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Department of Cell and Molecular Pharmacology & Experimental Therapeutics

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Protein Mass Spectrometry

The history of mass spectrometry in the Department of Pharmacology at MUSC dates back to 1972 with the establishment of a GC-MS facility as part of an NIH funded Pharmacology Center Grant Program. The mass spectrometry activity has steadily grown and since the late 1980s has been increasingly focused upon protein studies. The Mass Spectrometry Facility is housed within the Department of Pharmacology and directed by Pharmacology faculty. It serves as a university research resource facility and as a component of the MUSC Proteomics Center.

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An Overview of Protein Mass Spectrometry

New mass spectrometric methods developed over the last several years have led to the establishment of mass spectrometry as a powerful technique for protein structure determination. Key to this development was the introduction of fast atom bombardment (FAB) ionization which permitted production of intact molecular ions from peptides and small proteins as well as from other labile biological molecules. Other ionization methods (electrospray ionization [ESI], matrix assisted laser desorption ionization [MALDI]) have subsequently been developed which have been demonstrated to permit measurement of protein molecular weights in excess of several hundred thousand daltons.

In combination with these new ionization methods, tandem mass spectrometry permits amino acid sequencing of peptide fragments of proteins as well as characterization of posttranslational modifications. Mass spectrometry therefore provides a means of determining the complete primary structure of a protein. Use of chemical modifications in conjunction with mass spectrometric analysis provides a means of gaining information on the three dimensional structure as well. The use of mass spectrometry in the study of the various aspects of protein structure is discussed in more detail on subsequent pages.


Molecular Weight Determination

All three of the major approaches to mass spectrometric determination of the molecular weights of intact proteins are available in the Medical University of South Carolina Mass Spectrometry Laboratory. These include FAB (the term as used here also includes cesium ion bombardment), electrospray ionization (ESI), and matrix assisted laser desorption ionization (MALDI). The JEOL HX110/HX110 tandem mass spectrometer is equipped with a high voltage (35 kV.) cesium gun and has a mass range of 14,500. Molecular weights of proteins in excess of 10,000 daltons have been successfully determined on this magnetic sector type instrument using FAB ionization. The resolution and mass accuracy of the JEOL instrument is such that the molecular weights can be determined to better than a single mass unit. In practice the protein is applied as a solution (on the order of 1 microliter) to the tip of a sample probe and mixed with a matrix liquid (e.g. glycerol, thioglycerol or nitrobenzyl alcohol). The probe is then inserted into the mass spectrometer and the sample bombarded with high energy cesium ions to sputter off intact (usually protonated) molecular ions of the protein in the sample. The ions are then accelerated into the mass spectrometer and the mass to charge ratio determined. Since one is usually observing singly charged ions, the result is a direct measurement of molecular weight. A pure sample is not necessary, and it is possible to measure molecular weights of multiple components of a mixture although competition effects can cause some components to be observed more easily than others. Buffer salts and detergents can impede the observation of sample components; optimal samples are those collected from a reversed phase HPLC separation.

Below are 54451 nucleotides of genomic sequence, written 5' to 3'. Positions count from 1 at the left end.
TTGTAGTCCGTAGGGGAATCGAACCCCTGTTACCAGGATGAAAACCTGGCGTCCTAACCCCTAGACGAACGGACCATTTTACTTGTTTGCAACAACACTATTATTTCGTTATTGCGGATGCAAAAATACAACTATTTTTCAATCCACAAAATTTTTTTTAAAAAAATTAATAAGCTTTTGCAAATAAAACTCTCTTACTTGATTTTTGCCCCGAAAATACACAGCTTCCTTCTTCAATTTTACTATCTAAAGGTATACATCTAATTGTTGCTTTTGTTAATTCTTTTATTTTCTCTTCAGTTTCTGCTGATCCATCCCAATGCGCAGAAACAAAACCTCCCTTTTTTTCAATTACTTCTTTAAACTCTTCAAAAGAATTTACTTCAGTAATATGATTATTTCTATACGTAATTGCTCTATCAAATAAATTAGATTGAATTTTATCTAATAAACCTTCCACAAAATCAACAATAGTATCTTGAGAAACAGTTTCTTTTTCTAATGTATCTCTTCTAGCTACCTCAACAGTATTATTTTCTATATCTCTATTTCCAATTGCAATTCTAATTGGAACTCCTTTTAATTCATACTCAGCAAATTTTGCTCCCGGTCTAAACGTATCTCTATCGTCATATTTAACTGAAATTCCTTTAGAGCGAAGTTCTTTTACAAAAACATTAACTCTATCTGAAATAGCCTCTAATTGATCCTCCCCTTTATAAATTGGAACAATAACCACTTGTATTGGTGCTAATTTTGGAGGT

Electrospray ionization permits measurement of much larger molecular weights by virtue of the fact that it produces multiply charged ions. Since mass spectrometers normally measure mass to charge ratio, increasing the number of charges on the ion effectively multiplies the mass range of the instrument. Mass measurement accuracy on the order of 0.01% is possible with this technique. In practice the sample is introduced into the ion source in a liquid stream containing an organic modifier and an acid delivered from a pump driven microliter syringe or as an HPLC effluent. A variety of acids and concentrations are used in ESI; a typical solvent system for discrete samples is 50% methanol in water containing 5% acetic acid. Buffer salts and ionic detergents must be avoided since they can dominate the ion current and prevent observation of the protein. Since electrospray ionization gives multiple peaks for each protein, mixtures can give very complex spectra. Algorithms have been developed to resolve the complex mixtures of multiply charged ion peaks into a spectrum with a true mass scale and one peak per component, but the technique works best with relatively pure samples.